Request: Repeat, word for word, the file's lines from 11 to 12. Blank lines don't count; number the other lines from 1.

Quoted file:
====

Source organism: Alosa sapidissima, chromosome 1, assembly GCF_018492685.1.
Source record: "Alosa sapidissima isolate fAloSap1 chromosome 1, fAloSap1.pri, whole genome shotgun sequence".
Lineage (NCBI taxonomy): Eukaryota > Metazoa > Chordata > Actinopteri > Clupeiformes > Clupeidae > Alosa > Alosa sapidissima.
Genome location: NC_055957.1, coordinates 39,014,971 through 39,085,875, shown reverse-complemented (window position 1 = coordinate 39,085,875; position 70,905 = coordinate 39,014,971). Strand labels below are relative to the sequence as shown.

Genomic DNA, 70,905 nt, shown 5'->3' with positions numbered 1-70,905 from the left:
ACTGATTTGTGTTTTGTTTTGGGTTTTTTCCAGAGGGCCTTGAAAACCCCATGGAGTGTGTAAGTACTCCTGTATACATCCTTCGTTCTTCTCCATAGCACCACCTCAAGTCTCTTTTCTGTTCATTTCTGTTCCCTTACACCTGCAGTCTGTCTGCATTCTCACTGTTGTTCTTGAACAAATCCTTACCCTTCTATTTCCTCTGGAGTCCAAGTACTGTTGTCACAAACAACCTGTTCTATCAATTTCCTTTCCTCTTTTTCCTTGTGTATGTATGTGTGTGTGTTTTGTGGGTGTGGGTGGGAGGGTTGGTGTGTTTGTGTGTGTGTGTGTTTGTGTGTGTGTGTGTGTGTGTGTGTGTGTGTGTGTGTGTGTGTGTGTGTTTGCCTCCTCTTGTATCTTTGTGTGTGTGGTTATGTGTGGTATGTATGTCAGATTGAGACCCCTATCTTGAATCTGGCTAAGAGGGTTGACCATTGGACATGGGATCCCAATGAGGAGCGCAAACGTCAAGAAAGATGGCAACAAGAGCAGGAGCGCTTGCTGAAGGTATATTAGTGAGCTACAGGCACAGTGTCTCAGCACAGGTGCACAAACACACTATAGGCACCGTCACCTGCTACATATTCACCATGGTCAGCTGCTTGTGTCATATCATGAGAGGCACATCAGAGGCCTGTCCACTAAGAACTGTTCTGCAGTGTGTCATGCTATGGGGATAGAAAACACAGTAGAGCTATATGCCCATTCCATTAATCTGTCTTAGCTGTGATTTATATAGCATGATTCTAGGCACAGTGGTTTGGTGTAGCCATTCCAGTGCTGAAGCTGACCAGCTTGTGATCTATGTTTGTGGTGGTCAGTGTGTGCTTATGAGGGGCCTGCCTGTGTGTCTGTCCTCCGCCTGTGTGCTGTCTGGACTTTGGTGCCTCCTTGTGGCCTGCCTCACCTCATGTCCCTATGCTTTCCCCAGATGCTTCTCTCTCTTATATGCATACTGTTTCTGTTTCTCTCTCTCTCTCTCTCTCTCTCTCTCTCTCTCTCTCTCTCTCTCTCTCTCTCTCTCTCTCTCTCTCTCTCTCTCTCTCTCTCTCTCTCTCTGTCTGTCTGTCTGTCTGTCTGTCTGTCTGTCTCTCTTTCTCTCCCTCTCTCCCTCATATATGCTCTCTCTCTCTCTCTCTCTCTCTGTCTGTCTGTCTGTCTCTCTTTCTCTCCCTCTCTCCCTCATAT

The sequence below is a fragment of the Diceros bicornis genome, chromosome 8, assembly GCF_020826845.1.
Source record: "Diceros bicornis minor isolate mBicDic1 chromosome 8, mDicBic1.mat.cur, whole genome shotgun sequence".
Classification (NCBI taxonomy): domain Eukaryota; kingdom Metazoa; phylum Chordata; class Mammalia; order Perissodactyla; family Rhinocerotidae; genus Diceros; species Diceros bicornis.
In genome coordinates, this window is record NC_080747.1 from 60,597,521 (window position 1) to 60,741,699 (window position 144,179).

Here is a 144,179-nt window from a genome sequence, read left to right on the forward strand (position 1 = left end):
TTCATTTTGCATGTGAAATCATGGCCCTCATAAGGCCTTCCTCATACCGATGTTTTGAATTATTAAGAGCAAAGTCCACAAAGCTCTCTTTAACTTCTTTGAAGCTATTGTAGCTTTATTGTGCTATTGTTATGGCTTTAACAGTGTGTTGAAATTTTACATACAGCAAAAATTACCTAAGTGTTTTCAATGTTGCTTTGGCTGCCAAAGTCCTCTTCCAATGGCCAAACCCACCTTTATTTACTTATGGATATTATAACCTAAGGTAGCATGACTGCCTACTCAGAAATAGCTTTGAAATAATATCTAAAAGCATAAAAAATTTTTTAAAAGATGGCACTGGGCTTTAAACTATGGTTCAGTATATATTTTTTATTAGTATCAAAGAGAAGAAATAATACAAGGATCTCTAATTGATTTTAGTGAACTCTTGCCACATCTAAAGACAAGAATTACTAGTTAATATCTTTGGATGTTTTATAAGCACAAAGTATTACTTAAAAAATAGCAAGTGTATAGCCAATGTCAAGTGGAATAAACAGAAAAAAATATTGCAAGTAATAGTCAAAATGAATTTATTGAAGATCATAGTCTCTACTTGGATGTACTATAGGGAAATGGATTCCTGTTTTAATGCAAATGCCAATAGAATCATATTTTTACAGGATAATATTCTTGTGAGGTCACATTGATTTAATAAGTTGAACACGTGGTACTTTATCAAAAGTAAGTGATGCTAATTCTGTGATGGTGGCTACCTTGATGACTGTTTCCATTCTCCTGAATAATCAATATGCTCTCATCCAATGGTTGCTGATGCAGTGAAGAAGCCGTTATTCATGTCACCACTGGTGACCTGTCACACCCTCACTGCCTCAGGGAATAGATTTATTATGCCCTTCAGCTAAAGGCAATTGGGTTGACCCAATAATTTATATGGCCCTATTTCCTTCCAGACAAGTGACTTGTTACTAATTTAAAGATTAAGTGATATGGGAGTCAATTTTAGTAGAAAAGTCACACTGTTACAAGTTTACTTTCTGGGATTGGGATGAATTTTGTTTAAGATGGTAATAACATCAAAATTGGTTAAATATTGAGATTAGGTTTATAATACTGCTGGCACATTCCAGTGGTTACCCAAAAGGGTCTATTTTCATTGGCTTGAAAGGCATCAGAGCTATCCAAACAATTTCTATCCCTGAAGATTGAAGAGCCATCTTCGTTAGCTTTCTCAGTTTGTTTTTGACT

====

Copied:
Here is a 144,179-nt window from a genome sequence, read left to right on the forward strand (position 1 = left end):
TTCATTTTGCATGTGAAATCATGGCCCTCATAAGGCCTTCCTCATACCGATGTTTTGAATTATTAAGAGCAAAGTCCACAAAGCTCTCTTTAACTTCTTTGAAGCTATTGTAGCTTTATTGTGCTATTGTTATGGCTTTAACAGTGTGTTGAAATTTTACATACAGCAAAAATTACCTAAGTGTTTTCAATGTTGCTTTGGCTGCCAAAGTCCTCTTCCAATGGCCAAACCCACCTTTATTTACTTATGGATATTATAACCTAAGGTAGCATGACTGCCTACTCAGAAATAGCTTTGAAATAATATCTAAAAGCATAAAAAATTTTTTAAAAGATGGCACTGGGCTTTAAACTATGGTTCAGTATATATTTTTTATTAGTATCAAAGAGAAGAAATAATACAAGGATCTCTAATTGATTTTAGTGAACTCTTGCCACATCTAAAGACAAGAATTACTAGTTAATATCTTTGGATGTTTTATAAGCACAAAGTATTACTTAAAAAATAGCAAGTGTATAGCCAATGTCAAGTGGAATAAACAGAAAAAAATATTGCAAGTAATAGTCAAAATGAATTTATTGAAGATCATAGTCTCTACTTGGATGTACTATAGGGAAATGGATTCCTGTTTTAATGCAAATGCCAATAGAATCATATTTTTACAGGATAATATTCTTGTGAGGTCACATTGATTTAATAAGTTGAACACGTGGTACTTTATCAAAAGTAAGTGATGCTAATTCTGTGATGGTGGCTACCTTGATGACTGTTTCCATTCTCCTGAATAATCAATATGCTCTCATCCAATGGTTGCTGATGCAGTGAAGAAGCCGTTATTCATGTCACCACTGGTGACCTGTCACACCCTCACTGCCTCAGGGAATAGATTTATTATGCCCTTCAGCTAAAGGCAATTGGGTTGACCCAATAATTTATATGGCCCTATTTCCTTCCAGACAAGTGACTTGTTACTAATTTAAAGATTAAGTGATATGGGAGTCAATTTTAGTAGAAAAGTCACACTGTTACAAGTTTACTTTCTGGGATTGGGATGAATTTTGTTTAAGATGGTAATAACATCAAAATTGGTTAAATATTGAGATTAGGTTTATAATACTGCTGGCACATTCCAGTGGTTACCCAAAAGGGTCTATTTTCATTGGCTTGAAAGGCATCAGAGCTATCCAAACAATTTCTATCCCTGAAGATTGAAGAGCCATCTTCGTTAGCTTTCTCAGTTTGTTTTTGACT